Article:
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Regulation and Compliance > Federal Regulation > IRS

IRS Floats Updates to Income Tax Withholding Rules

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The Internal Revenue Service and Treasury Department issued proposed regulations Tuesday that update the federal income tax withholding rules to reflect changes made by the Tax Cuts and Jobs Act and other legislation.

The proposed regs are intended to accommodate the redesigned Form W-4, to be used starting in 2020, and the related tables and computational procedures in Publication 15-T, Federal Income Tax Withholding Methods, the IRS explained.

The plan provide rules on when employees must furnish a new Form W-4 for changed circumstances, update the regulations for the “lock-in letter program” and eliminate the combined income tax and FICA (Social Security and Medicare) tax withholding tables.

The proposed regs and related guidance do not require employees to furnish a new Form W-4 solely because of the redesign, and they permit employees to use the new IRS Tax Withholding Estimator to help them accurately fill out Form W-4.

Taxpayers may still use the worksheets in the instructions to Form W-4 and in Publication 505, Tax Withholding and Estimated Tax, to assist them in filling out the form correctly.

The proposed regulations provide flexibility in how employees who fail to furnish Forms W-4 should be treated.

“Starting in 2020, employers must treat new employees who fail to furnish a properly completed Form W-4 as single and withhold using the standard deduction and no other adjustments,” the plan explains. “Before 2020, employers in this situation were required to withhold as if the employee was single and claiming zero allowances.”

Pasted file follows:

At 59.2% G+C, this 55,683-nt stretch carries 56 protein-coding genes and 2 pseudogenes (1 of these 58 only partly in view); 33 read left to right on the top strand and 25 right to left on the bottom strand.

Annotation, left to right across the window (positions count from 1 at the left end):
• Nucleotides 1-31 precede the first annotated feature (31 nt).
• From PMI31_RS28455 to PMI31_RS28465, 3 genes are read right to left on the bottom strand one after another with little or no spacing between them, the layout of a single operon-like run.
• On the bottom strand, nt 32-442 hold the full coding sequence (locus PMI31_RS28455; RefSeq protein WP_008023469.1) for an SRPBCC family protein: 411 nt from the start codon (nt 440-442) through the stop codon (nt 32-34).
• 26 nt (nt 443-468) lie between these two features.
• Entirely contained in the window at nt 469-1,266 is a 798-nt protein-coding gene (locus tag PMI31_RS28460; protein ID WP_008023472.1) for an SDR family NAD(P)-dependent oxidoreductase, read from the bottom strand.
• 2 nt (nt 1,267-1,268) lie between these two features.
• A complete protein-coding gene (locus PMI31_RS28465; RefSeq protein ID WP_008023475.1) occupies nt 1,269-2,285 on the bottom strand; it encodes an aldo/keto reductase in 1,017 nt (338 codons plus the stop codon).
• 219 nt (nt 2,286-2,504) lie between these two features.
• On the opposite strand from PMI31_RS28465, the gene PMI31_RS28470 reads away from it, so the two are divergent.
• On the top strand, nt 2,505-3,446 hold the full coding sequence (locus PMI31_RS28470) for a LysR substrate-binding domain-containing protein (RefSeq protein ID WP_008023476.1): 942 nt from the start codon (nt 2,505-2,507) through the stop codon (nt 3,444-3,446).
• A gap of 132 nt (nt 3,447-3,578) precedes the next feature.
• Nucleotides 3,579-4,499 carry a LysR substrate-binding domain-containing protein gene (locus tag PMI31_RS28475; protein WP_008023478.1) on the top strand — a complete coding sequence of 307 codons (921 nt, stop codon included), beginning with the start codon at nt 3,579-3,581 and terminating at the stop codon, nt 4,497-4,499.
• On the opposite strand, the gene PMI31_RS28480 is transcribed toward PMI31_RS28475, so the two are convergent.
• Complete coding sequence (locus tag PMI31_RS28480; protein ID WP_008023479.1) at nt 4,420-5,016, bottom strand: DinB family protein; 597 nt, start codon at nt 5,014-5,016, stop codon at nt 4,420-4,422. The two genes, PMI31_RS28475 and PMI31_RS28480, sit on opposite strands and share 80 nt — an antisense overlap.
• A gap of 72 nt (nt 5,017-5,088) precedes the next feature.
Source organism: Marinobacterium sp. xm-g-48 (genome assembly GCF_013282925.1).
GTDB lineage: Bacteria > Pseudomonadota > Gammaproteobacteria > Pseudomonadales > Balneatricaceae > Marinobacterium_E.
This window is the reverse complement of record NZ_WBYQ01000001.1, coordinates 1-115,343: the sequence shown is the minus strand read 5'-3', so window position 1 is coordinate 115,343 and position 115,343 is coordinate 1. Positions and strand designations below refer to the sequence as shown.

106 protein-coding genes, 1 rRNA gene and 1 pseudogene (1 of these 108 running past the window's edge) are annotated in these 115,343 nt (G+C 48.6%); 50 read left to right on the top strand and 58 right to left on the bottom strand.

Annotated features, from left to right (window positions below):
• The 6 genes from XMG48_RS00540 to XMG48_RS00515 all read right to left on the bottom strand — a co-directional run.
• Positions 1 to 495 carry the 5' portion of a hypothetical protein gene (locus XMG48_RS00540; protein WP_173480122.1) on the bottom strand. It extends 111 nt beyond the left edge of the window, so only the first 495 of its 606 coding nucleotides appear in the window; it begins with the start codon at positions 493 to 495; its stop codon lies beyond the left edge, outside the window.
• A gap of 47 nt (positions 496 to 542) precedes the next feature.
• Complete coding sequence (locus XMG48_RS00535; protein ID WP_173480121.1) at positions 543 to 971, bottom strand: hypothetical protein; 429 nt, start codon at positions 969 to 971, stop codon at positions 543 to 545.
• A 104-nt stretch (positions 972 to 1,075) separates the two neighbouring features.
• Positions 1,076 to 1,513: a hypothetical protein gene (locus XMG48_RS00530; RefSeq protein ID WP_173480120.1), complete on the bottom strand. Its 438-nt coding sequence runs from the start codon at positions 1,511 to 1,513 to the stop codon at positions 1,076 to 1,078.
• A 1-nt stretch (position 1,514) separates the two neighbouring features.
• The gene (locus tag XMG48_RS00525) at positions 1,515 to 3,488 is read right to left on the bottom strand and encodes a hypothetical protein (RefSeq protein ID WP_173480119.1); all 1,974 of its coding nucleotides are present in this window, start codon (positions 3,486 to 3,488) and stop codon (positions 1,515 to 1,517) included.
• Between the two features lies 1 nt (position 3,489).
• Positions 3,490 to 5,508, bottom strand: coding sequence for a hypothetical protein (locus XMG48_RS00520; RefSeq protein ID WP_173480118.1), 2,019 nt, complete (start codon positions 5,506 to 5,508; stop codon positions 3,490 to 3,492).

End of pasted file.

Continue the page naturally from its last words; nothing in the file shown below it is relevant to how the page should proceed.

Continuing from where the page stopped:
According to the IRS, employees who have a Form W-4 on file with their employer from years prior to 2020 generally will continue to have their withholding determined based on that form.

To assist with computation of income tax withholding, the redesigned Form W-4 no longer uses an employee’s marital status and withholding allowances, which were tied to the value of the personal exemption.

Due to the sweeping tax overhaul enacted in 2017, employees can no longer claim personal exemptions. Instead, income tax withholding using the redesigned Form W-4 will generally be based on the employee’s expected filing status and standard deduction for the year.

In addition, employees can choose to have itemized deductions, the child tax credit and other tax benefits reflected in their withholding for the year.

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